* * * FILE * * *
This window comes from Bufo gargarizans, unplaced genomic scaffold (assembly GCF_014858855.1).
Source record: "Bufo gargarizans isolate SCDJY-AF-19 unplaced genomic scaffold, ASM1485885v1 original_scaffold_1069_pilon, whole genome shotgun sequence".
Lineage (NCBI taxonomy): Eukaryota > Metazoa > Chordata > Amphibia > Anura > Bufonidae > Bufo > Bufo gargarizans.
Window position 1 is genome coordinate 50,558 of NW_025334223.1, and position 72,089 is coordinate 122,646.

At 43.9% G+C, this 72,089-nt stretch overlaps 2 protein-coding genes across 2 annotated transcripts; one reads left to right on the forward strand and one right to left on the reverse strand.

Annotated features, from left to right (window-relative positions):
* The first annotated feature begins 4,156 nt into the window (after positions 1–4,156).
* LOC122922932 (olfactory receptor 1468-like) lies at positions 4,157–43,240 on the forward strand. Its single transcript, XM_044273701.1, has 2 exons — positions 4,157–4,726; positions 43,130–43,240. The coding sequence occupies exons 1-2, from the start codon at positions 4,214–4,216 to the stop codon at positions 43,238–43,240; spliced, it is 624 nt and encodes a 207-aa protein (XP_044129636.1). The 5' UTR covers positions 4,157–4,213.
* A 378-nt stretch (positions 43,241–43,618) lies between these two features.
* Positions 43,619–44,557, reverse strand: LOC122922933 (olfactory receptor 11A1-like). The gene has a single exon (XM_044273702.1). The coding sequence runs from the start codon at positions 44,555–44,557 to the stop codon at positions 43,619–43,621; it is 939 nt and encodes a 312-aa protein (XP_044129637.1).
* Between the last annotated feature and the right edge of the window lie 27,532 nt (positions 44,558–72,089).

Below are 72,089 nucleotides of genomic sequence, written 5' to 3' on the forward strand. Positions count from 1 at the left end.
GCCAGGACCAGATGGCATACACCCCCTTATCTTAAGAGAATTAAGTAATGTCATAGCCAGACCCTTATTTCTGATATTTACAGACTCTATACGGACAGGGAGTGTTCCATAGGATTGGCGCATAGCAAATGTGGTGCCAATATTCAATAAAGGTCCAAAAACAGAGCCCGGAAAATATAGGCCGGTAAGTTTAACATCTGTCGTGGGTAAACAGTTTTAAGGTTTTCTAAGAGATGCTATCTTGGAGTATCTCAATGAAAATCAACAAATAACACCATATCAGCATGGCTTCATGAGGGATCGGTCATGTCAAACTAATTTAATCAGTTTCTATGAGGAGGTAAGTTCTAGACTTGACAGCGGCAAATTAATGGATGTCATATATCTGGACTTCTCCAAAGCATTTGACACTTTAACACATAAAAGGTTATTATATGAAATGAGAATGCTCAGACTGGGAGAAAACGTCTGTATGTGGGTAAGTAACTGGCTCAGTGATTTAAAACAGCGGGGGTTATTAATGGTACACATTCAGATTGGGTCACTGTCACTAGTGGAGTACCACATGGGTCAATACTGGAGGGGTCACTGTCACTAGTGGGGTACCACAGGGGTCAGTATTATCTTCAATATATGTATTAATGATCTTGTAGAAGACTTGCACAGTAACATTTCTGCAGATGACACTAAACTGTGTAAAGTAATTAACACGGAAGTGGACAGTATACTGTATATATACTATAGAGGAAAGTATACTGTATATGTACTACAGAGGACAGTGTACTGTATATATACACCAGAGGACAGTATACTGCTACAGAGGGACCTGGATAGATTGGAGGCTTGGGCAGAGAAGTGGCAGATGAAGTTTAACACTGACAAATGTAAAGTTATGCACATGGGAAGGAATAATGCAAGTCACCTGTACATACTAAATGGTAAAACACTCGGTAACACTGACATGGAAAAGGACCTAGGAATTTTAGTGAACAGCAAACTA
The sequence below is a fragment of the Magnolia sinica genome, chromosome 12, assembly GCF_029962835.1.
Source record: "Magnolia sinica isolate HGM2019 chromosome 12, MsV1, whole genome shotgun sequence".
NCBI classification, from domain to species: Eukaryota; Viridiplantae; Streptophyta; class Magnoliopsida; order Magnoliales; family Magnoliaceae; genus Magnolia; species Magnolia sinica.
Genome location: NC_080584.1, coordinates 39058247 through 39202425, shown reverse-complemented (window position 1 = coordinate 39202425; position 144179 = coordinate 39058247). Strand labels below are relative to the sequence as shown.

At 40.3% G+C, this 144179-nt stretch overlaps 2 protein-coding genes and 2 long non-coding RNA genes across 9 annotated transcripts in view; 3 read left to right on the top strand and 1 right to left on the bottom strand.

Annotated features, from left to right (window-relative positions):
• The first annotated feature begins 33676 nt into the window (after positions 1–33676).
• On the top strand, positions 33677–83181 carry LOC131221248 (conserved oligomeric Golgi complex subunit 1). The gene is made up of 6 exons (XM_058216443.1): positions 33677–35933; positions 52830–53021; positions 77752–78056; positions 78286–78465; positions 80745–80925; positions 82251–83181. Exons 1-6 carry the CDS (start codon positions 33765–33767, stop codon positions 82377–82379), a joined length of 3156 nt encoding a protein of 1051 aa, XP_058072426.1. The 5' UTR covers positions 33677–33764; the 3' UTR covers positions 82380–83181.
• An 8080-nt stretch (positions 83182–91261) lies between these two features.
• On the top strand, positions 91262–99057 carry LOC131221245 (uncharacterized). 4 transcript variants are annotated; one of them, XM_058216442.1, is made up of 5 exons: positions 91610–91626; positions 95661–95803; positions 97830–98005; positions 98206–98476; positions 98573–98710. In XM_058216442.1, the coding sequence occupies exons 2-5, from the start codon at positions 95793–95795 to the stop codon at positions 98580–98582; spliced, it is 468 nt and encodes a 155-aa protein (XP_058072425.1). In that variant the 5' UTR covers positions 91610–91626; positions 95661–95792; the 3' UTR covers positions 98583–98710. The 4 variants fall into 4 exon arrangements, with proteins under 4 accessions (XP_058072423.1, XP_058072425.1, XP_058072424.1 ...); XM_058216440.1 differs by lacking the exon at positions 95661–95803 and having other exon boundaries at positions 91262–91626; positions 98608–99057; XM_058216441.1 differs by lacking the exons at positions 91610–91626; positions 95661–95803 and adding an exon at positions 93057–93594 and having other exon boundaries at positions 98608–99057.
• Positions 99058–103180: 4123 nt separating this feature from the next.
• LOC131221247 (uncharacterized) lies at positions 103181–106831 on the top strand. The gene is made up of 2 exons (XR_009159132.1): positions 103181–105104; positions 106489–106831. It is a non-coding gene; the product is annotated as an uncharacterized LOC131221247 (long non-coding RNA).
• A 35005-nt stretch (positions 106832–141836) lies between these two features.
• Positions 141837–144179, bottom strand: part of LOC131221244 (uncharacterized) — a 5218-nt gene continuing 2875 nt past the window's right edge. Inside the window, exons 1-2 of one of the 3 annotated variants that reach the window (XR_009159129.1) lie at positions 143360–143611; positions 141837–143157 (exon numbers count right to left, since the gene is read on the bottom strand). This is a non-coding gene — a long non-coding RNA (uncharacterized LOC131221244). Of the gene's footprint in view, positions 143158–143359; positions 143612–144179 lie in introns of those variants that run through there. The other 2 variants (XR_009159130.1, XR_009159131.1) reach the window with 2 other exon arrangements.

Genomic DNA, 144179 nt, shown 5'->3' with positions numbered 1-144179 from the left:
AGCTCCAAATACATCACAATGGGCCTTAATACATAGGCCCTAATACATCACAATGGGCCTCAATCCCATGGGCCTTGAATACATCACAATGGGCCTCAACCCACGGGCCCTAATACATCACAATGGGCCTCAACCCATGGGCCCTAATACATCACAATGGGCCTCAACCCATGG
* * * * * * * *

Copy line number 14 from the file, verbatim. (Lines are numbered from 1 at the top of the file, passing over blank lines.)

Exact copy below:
The sequence below is a fragment of the Magnolia sinica genome, chromosome 12, assembly GCF_029962835.1.